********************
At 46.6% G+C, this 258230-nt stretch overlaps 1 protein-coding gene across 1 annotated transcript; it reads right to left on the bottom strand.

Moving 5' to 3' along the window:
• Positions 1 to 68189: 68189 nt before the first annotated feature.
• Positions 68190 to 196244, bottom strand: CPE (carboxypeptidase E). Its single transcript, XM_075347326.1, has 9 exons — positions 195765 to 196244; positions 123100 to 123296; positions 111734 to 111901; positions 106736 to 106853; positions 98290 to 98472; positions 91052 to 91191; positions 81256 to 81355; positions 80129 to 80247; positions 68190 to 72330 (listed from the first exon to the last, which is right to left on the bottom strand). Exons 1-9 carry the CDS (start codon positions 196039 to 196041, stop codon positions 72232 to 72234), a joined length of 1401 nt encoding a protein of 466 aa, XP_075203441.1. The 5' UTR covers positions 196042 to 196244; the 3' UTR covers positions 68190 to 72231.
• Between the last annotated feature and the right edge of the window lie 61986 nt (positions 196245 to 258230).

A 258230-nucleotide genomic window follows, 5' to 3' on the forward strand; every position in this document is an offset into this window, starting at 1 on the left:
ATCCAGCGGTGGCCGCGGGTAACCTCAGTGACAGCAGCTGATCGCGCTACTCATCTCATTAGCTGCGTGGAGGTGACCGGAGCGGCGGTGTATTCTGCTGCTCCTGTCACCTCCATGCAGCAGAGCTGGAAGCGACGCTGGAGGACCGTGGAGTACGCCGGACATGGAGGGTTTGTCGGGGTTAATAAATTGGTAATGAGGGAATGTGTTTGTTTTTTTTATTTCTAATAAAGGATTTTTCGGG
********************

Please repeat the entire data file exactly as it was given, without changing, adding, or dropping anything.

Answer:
At 46.6% G+C, this 258230-nt stretch overlaps 1 protein-coding gene across 1 annotated transcript; it reads right to left on the bottom strand.

Moving 5' to 3' along the window:
• Positions 1 to 68189: 68189 nt before the first annotated feature.
• Positions 68190 to 196244, bottom strand: CPE (carboxypeptidase E). Its single transcript, XM_075347326.1, has 9 exons — positions 195765 to 196244; positions 123100 to 123296; positions 111734 to 111901; positions 106736 to 106853; positions 98290 to 98472; positions 91052 to 91191; positions 81256 to 81355; positions 80129 to 80247; positions 68190 to 72330 (listed from the first exon to the last, which is right to left on the bottom strand). Exons 1-9 carry the CDS (start codon positions 196039 to 196041, stop codon positions 72232 to 72234), a joined length of 1401 nt encoding a protein of 466 aa, XP_075203441.1. The 5' UTR covers positions 196042 to 196244; the 3' UTR covers positions 68190 to 72231.
• Between the last annotated feature and the right edge of the window lie 61986 nt (positions 196245 to 258230).

A 258230-nucleotide genomic window follows, 5' to 3' on the forward strand; every position in this document is an offset into this window, starting at 1 on the left:
ATCCAGCGGTGGCCGCGGGTAACCTCAGTGACAGCAGCTGATCGCGCTACTCATCTCATTAGCTGCGTGGAGGTGACCGGAGCGGCGGTGTATTCTGCTGCTCCTGTCACCTCCATGCAGCAGAGCTGGAAGCGACGCTGGAGGACCGTGGAGTACGCCGGACATGGAGGGTTTGTCGGGGTTAATAAATTGGTAATGAGGGAATGTGTTTGTTTTTTTTATTTCTAATAAAGGATTTTTCGGG